Community land trusts – or CLTs – are democratic, non profit organisations that own and develop land for the benefit of the community. They ensure that their homes are permanently and genuinely affordable. CLTs act as long-term stewards of land and the assets on it. They ensure that it is put to the benefit of the local community, not just for now but for every future occupier.
As well as housing CLTs have also set up and run a range of community businesses and enterprises. These include Local or Community pubs, Community Centres, Community workspaces, studios and pop-up shops.
The State of the Community Land Trust Sector 2023 report, which was launched in Parliament on Thursday 23 March with Secretary of State, Michael Gove MP and Danny Kruger MP speaking, explains how the market opportunities can be delivered through a pattern book of replicable models.
The Community Land Trust Network is calling on housing associations, councils, developers and other landowners to work with them and partner with more CLTs.
The report reports that there are 350 CLTs in England and Wales that have built or renovated 1,711 affordable homes and there are 5,413 more in the pipeline. CLTs also own over 100 other assets including green spaces, community centres and shops. 60% of CLT’s are based in AONB’s.
Citizens House is a development 11 affordable homes in Lewisham which is the result of a campaign by local people to build Community Land Trust (CLT) homes on surplus council owned land. The flats are the first purpose-built community land trust homes to be completed in London.
The scheme provides ‘intermediate’ affordable housing to Londoners ‘priced-out’ of their communities because they cannot afford decent, open market housing, but are unable to access other forms of affordable housing. Homes were purchased at around a 60% discount to market rates, with the value calculated against the median income in the Borough. Homeowners must reapply the same formula when they sell – meaning prices rise with average incomes, rather than with the open market, securing affordability in perpetuity and keeping communities together.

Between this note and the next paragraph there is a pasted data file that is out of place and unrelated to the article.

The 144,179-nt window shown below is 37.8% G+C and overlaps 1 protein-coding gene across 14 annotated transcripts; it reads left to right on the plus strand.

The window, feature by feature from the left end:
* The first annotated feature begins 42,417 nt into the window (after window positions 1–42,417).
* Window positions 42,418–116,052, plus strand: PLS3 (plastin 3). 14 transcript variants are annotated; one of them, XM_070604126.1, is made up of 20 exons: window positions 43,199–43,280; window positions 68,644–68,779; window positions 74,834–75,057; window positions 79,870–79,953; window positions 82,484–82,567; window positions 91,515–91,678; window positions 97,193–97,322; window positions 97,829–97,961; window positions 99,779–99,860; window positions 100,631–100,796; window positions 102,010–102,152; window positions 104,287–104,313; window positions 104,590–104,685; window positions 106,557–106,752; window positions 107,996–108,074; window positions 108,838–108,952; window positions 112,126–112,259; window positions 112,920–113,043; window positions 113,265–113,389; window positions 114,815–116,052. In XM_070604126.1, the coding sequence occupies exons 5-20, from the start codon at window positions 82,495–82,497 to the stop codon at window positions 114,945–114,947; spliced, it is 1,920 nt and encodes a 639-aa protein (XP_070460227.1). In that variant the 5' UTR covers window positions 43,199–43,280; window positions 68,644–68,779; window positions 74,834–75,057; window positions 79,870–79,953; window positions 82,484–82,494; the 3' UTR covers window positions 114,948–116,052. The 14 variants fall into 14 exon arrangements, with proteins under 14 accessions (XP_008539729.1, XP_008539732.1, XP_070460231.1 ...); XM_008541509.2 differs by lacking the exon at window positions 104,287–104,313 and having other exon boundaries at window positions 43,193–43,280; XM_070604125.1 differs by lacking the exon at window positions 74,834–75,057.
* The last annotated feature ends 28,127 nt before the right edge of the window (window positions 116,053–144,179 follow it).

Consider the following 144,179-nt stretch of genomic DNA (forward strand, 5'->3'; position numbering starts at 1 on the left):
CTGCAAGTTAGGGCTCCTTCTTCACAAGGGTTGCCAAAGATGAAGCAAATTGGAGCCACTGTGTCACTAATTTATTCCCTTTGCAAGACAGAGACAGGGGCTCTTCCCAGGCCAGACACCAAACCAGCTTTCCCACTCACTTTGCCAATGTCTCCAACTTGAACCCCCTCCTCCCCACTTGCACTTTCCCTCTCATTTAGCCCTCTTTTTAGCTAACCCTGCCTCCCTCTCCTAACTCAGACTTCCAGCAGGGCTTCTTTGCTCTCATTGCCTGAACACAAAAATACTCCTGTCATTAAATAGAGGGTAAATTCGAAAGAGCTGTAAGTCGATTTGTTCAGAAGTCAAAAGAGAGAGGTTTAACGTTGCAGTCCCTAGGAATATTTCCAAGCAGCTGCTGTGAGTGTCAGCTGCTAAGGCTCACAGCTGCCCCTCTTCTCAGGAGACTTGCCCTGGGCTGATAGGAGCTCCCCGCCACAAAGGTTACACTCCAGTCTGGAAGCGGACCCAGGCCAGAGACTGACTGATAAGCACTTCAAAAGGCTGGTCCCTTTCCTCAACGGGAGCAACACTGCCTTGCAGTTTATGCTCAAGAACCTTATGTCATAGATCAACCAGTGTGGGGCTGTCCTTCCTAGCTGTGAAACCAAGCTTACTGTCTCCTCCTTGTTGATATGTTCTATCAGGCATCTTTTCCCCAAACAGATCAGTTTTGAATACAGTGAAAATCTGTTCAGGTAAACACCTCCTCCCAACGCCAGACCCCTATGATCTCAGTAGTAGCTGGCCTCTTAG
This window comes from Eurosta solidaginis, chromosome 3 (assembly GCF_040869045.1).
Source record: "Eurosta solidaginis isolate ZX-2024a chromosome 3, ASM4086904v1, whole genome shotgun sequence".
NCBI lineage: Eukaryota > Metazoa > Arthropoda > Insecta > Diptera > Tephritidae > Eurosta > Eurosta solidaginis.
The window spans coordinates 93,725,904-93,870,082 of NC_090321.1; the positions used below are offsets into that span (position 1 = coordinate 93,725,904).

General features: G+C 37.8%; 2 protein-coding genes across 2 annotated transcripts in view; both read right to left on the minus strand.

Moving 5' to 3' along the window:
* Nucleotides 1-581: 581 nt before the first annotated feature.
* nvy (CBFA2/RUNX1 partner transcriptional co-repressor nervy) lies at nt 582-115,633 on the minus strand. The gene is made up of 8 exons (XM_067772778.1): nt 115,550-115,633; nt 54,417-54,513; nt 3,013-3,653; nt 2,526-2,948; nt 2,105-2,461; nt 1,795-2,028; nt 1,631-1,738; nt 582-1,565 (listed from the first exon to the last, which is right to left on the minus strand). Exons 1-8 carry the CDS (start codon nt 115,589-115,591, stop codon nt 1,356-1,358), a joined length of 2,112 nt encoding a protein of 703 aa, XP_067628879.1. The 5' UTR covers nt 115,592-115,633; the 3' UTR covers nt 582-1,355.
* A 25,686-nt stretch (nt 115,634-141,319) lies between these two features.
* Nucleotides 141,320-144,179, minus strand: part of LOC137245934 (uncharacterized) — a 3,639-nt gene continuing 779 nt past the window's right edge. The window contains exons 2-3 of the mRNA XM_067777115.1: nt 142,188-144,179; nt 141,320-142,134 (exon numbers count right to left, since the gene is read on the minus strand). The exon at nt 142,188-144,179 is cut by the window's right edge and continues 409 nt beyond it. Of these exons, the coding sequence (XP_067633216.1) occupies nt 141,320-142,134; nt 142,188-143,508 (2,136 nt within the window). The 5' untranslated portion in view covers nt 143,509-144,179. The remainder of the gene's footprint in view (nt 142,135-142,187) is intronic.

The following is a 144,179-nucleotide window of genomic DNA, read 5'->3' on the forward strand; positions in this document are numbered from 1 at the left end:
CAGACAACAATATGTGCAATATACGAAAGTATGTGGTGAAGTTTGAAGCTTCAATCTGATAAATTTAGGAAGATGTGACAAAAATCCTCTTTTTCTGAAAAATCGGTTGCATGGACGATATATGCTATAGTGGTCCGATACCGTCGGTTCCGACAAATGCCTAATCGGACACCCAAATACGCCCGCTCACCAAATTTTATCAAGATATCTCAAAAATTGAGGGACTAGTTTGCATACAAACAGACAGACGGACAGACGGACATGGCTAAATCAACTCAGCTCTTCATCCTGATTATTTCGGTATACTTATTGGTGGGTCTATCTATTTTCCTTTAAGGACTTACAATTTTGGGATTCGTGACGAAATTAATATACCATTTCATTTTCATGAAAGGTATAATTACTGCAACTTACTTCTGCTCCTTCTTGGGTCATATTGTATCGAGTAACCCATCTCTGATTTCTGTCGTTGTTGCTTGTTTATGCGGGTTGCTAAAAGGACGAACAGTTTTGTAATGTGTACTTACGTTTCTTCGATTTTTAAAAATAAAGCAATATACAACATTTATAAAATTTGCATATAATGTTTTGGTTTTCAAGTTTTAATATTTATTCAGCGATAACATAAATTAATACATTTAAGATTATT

Residents selected Archio as architects because of their enthusiasm and commitment to the proposed scheme seeing the social value as well as the new homes.
The architects began the project by running a 3-day codesign workshop from a temporary office on site. This allowed them to begin designing in collaboration with local people and sent a strong message that their interests were central to the process. Following design work and community involvement the planning application was delivered to the mayor by a group of local people, later receiving 107 letters of support.
The 11 flats are composed into three blocks so they appear almost as a trio of townhouses, while pockets cut into the plan allow light into the homes from all sides. The external staircase leads to broad galleries – nearly twice the width required – creating additional sociable space outside people’s front doors, while windows bring light into the hallways, avoiding the dingy interior corridors common to most modern flats. These are subtle moves, but they make all the difference, creating a real sense of light and openness.
The project completed in January 2023
An article in The Guardian has fuller details of the scheme
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